Mathematical model suggests a clue as to when COVID-19 pandemic will turn into an endemic

A mathematical model demonstrated that high transmission rates among highly vaccinated populations of COVID-19 ultimately reduce the numbers of severe cases. This model suggests a clue as to when this pandemic will turn into an endemic.

With the future of the pandemic remaining uncertain, a research team of mathematicians and medical scientists analyzed a mathematical model that may predict how the changing transmission rate of COVID-19 would affect the settlement process of the virus as a mild respiratory virus.

The team led by Professor Jae Kyoung Kim from the Department of Mathematical Science and Professor Eui-Cheol Shin from the Graduate School of Medical Science and Engineering used a new approach by dividing the human immune responses to SARS-CoV-2 into a shorter-term neutralizing antibody response and a longer-term T-cell immune response, and applying them each to a mathematical model. Additionally, the analysis was based on the fact that although breakthrough infection may occur frequently, the immune response of the patient will be boosted after recovery from each breakthrough infection.

The results showed that in an environment with a high vaccination rate, although COVID-19 cases may rise temporarily when the transmission rate increases, the ratio of critical cases would ultimately decline, thereby decreasing the total number of critical cases and in fact settling COVID-19 as a mild respiratory disease more quickly.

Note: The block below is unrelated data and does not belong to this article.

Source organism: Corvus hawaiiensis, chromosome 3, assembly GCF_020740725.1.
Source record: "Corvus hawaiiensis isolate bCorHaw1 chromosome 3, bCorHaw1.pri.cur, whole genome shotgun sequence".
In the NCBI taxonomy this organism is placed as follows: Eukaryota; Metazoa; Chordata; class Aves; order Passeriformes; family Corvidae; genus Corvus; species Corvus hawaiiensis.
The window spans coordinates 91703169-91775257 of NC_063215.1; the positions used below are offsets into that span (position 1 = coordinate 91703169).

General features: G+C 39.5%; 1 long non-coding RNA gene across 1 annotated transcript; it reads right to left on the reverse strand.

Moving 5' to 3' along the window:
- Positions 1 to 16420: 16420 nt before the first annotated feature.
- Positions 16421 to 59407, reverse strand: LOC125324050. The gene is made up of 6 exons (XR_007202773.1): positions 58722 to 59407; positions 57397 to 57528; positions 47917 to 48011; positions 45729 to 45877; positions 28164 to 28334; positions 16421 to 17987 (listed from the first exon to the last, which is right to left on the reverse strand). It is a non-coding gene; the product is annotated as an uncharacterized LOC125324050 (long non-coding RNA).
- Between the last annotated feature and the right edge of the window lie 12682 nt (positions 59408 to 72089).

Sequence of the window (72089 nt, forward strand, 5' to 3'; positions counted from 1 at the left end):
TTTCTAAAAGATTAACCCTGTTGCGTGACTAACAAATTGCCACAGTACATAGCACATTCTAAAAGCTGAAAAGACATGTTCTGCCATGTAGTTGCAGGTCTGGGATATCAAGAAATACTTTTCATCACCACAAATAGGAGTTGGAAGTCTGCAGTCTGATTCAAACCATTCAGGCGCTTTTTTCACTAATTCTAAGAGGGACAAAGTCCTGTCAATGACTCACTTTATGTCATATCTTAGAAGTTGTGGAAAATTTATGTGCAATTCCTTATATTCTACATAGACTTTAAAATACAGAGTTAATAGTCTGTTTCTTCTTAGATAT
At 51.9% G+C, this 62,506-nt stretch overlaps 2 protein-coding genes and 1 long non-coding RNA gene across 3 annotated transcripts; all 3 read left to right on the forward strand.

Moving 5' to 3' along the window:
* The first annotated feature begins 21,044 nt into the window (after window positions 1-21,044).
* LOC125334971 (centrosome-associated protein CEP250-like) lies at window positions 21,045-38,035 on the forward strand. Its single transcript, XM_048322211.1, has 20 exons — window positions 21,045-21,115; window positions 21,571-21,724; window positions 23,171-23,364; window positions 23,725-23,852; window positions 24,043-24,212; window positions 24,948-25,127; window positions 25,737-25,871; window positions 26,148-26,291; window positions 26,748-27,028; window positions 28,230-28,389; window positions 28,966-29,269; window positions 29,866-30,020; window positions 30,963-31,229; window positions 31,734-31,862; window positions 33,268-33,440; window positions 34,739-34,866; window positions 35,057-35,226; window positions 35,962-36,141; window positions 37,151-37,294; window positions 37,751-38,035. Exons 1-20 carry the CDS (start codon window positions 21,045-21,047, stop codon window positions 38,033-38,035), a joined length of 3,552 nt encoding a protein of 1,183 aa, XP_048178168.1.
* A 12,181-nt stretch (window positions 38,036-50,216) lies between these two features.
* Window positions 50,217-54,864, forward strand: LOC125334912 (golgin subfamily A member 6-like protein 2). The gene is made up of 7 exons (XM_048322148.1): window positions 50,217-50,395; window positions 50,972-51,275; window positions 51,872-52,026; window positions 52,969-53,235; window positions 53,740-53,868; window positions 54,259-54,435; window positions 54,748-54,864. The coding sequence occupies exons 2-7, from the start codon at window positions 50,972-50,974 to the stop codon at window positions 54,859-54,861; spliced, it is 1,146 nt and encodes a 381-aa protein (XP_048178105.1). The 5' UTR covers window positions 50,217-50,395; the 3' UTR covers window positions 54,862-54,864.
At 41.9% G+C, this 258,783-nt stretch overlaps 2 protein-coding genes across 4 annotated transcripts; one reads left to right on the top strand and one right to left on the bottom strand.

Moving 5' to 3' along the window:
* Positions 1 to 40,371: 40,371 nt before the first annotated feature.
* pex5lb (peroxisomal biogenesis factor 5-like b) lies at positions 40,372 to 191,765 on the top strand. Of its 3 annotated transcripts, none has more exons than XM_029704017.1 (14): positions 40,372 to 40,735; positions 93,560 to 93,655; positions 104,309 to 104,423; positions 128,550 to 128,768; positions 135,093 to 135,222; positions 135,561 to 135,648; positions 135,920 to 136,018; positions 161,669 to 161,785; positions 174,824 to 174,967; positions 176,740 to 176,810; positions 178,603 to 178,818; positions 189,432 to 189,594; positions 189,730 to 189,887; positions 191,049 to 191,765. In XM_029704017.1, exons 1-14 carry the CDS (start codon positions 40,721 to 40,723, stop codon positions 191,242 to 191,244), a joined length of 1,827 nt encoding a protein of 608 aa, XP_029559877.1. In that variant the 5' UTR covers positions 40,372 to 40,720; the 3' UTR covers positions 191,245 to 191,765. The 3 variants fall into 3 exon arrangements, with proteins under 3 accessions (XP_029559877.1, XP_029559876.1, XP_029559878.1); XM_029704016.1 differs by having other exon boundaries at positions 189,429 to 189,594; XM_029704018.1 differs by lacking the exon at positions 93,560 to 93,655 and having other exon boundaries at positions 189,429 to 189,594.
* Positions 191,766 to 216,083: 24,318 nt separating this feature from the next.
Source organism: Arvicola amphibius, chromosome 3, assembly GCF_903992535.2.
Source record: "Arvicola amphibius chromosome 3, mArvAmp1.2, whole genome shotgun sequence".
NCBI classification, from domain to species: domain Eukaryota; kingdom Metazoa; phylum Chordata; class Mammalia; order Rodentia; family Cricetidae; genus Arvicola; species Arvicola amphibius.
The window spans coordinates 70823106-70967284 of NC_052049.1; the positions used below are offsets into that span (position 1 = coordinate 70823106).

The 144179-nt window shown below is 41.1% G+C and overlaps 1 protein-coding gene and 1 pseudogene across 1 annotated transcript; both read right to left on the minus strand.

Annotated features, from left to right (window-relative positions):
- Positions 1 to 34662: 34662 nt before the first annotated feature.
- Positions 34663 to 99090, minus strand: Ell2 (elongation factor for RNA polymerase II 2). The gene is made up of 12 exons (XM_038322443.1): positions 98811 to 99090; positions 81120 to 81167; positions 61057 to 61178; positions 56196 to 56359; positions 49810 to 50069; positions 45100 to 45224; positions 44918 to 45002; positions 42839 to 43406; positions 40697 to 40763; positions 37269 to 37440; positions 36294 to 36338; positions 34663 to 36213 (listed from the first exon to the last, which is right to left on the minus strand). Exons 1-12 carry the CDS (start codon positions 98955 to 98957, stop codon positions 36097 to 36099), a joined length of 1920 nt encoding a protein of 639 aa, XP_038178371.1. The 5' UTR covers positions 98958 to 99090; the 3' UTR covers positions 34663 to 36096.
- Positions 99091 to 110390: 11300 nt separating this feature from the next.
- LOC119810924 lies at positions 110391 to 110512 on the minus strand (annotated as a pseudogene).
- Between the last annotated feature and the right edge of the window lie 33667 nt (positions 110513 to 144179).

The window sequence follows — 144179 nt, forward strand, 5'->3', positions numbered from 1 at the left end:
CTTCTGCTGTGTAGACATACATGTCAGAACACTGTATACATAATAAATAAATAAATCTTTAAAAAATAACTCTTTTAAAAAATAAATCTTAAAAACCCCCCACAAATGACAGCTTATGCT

Conditions in which the number of cases may spike include relaxing social distancing measures or the rise of variants with higher transmission rates like the Omicron variant. This research did not take the less virulent characteristic of the Omicron variant into account but focused on the results of its high transmission rate, thereby predicting what may happen in the process of the endemic transition of COVID-19.

The research team pointed out the limitations of their mathematical model, such as the lack of consideration for age or patients with underlying diseases, and explained that the results of this study must be applied with care when compared against high-risk groups. Additionally, as medical systems may collapse when the number of cases rises sharply, this study must be interpreted with prudence and applied accordingly. The research team therefore emphasized that for policies that encourage a step-wise return to normality to succeed, the sustainable maintenance of public health systems is indispensable.

Professor Kim said, "We have drawn a counter-intuitive conclusion amid the unpredictable pandemic through an adequate mathematical model," asserting the importance of applying mathematical models to medical research.

Professor Shin said, "Although the Omicron variant has become the dominant strain and the number of cases is rising rapidly in South Korea, it is important to use scientific approaches to predict the future and apply them to policies rather than fearing the current situation."

The results of the research were published on on February 11, under the title "Increasing viral transmission paradoxically reduces progression rates to severe COVID-19 during endemic transition."

This research was funded by the Institute of Basic Science, the Korea Health Industry Development Institute, and the National Research Foundation of Korea.


KAIST (Korea Advanced Institute of Science and Technology)

Posted in: Medical Science News | Disease/Infection News

Tags: Antibody, Cell, covid-19, Health Systems, Immune Response, Medical Research, Omicron, Pandemic, Public Health, Research, Respiratory, Respiratory Disease, Respiratory Virus, SARS, SARS-CoV-2, T-Cell, Virus

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